Summer is gone, but another year brings it back; winter recedes, but it comes too in the proper time. Night overshadows the sun, but day forces the night back again. The path of the stars traces whatever journey they took before. Part of heaven is always falling; part is always rising again.

I’ll stop this once I offer a final word: infants, children, and those who have lost their minds do not fear death. It is completely shameful, then, if reason cannot provide us the peace foolishness has gained for them.”

Et mors, quam pertimescimus ac recusamus, intermittit vitam, non eripit; veniet iterum, qui nos in lucem reponat dies, quem multi recusarent, nisi oblitos reduceret.

Sed postea diligentius docebo omnia, quae videntur perire, mutari. Aequo animo debet rediturus exire. Observa orbem rerum in se remeantium; videbis nihil in hoc mundo extingui, sed vicibus descendere ac surgere. Aestas abit, sed alter illam annus adducet; hiemps cecidit, referent illam sui menses; solem nox obruit, sed ipsam statim dies abiget. Stellarum iste discursus quicquid praeterit repetit; pars caeli levatur assidue, pars mergitur. Denique finem faciam, si hoc unum adiecero, nec infantes nec2 pueros nec mente lapsos timere mortem et esse turpissimum, si eam securitatem nobis ratio non praestat, ad quam stultitia perducit. Vale

matthew mcconaughey from True Detective turning  crushed beer can over and over

Alexander’s Earth

“He worked, not like someone who works in order to live, but like someone who wants nothing but to work, and that is because he has no regard for himself as a human being . . .” 

–Thomas Mann, “Tonio Kröger” 

Arrian, The Anabasis of Alexander, VII.1.5-6.

“I commend the wise Indians who, people say, were passing time in the open air of a meadow when Alexander came upon them.  When they saw his face and his army, none of them did anything but stamp his feet on the ground where he stood.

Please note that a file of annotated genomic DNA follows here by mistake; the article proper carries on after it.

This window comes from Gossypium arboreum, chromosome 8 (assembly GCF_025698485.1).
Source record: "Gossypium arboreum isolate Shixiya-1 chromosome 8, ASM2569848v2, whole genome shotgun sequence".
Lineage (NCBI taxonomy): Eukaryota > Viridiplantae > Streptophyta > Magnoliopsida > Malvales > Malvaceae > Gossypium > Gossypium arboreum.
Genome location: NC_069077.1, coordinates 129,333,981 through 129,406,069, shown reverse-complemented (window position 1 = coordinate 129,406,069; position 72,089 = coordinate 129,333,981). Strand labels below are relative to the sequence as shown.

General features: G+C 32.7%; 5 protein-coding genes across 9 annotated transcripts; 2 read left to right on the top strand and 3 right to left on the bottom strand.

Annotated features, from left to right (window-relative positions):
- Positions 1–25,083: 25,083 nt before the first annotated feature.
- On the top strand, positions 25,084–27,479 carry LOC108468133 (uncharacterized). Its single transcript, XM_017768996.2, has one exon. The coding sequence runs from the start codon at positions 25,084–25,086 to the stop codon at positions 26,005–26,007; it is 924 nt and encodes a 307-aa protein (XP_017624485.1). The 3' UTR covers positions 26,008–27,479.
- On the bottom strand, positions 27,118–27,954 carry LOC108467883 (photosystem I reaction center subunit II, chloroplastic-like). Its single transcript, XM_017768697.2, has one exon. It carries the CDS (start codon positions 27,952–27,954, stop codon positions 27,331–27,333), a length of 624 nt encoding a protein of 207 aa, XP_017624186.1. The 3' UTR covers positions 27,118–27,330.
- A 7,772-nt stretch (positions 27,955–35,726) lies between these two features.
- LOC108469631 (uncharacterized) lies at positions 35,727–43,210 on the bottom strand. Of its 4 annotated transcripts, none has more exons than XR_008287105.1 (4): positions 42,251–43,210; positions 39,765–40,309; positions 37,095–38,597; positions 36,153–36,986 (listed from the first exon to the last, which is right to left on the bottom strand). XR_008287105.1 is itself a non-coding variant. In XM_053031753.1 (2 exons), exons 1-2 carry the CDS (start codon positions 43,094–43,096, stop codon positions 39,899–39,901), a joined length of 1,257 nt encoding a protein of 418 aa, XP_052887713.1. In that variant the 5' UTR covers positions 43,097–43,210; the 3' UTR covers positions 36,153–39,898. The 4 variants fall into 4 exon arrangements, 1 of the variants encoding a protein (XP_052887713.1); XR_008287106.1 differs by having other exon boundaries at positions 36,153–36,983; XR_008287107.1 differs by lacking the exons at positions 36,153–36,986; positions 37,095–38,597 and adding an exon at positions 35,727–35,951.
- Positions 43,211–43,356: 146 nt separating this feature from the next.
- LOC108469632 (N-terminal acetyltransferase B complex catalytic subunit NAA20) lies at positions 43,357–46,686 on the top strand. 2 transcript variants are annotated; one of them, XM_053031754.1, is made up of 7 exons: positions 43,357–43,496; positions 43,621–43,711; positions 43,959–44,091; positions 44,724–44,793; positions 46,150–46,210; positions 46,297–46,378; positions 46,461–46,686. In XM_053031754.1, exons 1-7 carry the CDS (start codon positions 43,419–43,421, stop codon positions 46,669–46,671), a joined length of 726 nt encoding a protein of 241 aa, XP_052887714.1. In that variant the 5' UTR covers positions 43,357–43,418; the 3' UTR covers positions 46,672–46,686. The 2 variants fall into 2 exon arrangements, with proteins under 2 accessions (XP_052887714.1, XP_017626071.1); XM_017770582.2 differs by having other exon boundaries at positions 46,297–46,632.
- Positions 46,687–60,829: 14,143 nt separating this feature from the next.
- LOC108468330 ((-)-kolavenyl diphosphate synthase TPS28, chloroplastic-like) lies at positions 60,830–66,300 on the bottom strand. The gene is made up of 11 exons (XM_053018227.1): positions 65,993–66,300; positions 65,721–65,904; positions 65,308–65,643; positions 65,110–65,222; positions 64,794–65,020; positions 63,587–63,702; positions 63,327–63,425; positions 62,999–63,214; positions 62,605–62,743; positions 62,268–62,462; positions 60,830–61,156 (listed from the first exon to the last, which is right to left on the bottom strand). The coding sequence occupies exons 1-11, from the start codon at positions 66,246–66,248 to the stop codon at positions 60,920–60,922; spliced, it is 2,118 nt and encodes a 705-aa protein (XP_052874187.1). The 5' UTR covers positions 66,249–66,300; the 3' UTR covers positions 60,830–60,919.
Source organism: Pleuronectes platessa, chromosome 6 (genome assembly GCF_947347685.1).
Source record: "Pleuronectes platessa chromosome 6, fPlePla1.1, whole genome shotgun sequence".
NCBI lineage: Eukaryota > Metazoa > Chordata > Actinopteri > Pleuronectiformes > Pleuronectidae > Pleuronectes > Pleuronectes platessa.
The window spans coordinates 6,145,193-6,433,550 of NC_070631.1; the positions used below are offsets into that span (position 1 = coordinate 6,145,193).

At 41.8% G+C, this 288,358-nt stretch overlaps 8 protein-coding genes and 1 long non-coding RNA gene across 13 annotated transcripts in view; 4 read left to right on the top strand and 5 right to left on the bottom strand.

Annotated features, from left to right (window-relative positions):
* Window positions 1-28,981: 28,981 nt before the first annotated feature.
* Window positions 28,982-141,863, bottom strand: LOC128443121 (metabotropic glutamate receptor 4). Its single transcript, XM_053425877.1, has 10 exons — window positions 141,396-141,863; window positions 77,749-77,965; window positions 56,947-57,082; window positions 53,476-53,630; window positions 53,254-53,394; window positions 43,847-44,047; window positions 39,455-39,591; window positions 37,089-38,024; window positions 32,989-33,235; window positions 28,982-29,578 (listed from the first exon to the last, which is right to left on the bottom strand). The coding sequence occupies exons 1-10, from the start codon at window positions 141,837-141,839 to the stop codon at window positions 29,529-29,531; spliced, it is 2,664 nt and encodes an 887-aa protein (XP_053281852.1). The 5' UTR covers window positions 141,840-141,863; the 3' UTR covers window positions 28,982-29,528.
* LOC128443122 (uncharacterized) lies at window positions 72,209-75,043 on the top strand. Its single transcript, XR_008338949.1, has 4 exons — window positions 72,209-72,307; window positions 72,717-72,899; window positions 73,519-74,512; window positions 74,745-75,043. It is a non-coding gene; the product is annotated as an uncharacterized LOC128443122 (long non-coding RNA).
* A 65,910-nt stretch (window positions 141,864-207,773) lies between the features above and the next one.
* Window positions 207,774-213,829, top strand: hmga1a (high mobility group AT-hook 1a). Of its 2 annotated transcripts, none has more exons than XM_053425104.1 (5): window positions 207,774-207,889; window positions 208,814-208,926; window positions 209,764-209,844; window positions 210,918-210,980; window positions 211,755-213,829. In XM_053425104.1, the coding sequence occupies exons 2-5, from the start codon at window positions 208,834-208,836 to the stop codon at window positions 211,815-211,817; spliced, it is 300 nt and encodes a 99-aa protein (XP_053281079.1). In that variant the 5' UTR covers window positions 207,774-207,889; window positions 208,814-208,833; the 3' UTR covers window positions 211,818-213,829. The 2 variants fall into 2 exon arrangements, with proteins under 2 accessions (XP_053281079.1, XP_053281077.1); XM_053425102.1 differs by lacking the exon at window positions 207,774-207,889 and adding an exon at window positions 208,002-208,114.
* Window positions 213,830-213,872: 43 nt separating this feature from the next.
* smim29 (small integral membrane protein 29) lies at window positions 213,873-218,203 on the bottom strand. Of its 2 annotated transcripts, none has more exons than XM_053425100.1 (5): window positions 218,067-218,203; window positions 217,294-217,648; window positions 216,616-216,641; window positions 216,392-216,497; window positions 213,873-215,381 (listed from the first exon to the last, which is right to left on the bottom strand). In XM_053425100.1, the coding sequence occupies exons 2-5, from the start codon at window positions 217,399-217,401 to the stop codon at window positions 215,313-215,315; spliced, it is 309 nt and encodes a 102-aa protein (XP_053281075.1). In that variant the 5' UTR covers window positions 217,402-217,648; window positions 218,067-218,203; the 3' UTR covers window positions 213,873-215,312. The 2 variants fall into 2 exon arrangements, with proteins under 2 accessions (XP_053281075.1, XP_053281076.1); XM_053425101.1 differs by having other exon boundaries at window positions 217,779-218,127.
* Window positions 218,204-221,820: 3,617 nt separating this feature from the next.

Alexander asked through interpreters what this gesture meant. They replied with this: 

‘King Alexander, each man occupies as much of the earth as he stands on. You are a man like other men, except you’re hyperactive and brazen. You range much of the earth, away from your own land, doing this and that and making demands of other people. And yet, when you die in a little while, you too will occupy only as much of the earth as suffices to bury your body.’”


. . . ἐπαινῶ τοὺς σοφιστὰς τῶν Ἰνδῶν, ὧν λέγουσιν ἔστιν οὓς καταληφθέντας ὑπ᾽ Ἀλεξάνδρου ὑπαιθρίους ἐν λειμῶνι, ἵναπερ αὐτοῖς διατριβαὶ ἦσαν, ἄλλο μὲν οὐδὲν ποιῆσαι πρὸς τὴν ὄψιν αὐτοῦ τε καὶ τῆς στρατιᾶς, κρούειν δὲ τοῖς ποσὶ τὴν γῆν ἐφ᾽ ἧς βεβηκότες ἦσαν. ὡς δὲ ἤρετο Ἀλέξανδρος δι᾽ ἑρμηνέων τι νοοῖ αὐτοῖς τὸ ἔργον, τοὺς δὲ ὑποκρίνασθαι ὧδε: βασιλεῦ Ἀλέξανδρε, ἄνθρωπος μὲν ἕκαστος τοσόνδε τῆς γῆς κατέχει ὅσονπερ τοῦτό ἐστιν ἐφ᾽ ὅτῳ βεβήκαμεν: σὺ δὲ ἄνθρωπος ὢν παρα πλήσιος τοῖς ἄλλοις, πλήν γε δὴ ὅτι πολυπράγμων καὶ ἀτάσθαλος, ἀπὸ τῆς οἰκείας τοσαύτην γῆν ἐπεξέρχῃ πράγματα ἔχων τε καὶ παρέχων ἄλλοις. καὶ οὖν καὶ ὀλίγον ὕστερον ἀποθανὼν τοσοῦτον καθέξεις τῆς γῆς ὅσον ἐξαρκεῖ ἐντεθάφθαι τῷ σώματι.

Thomas Mann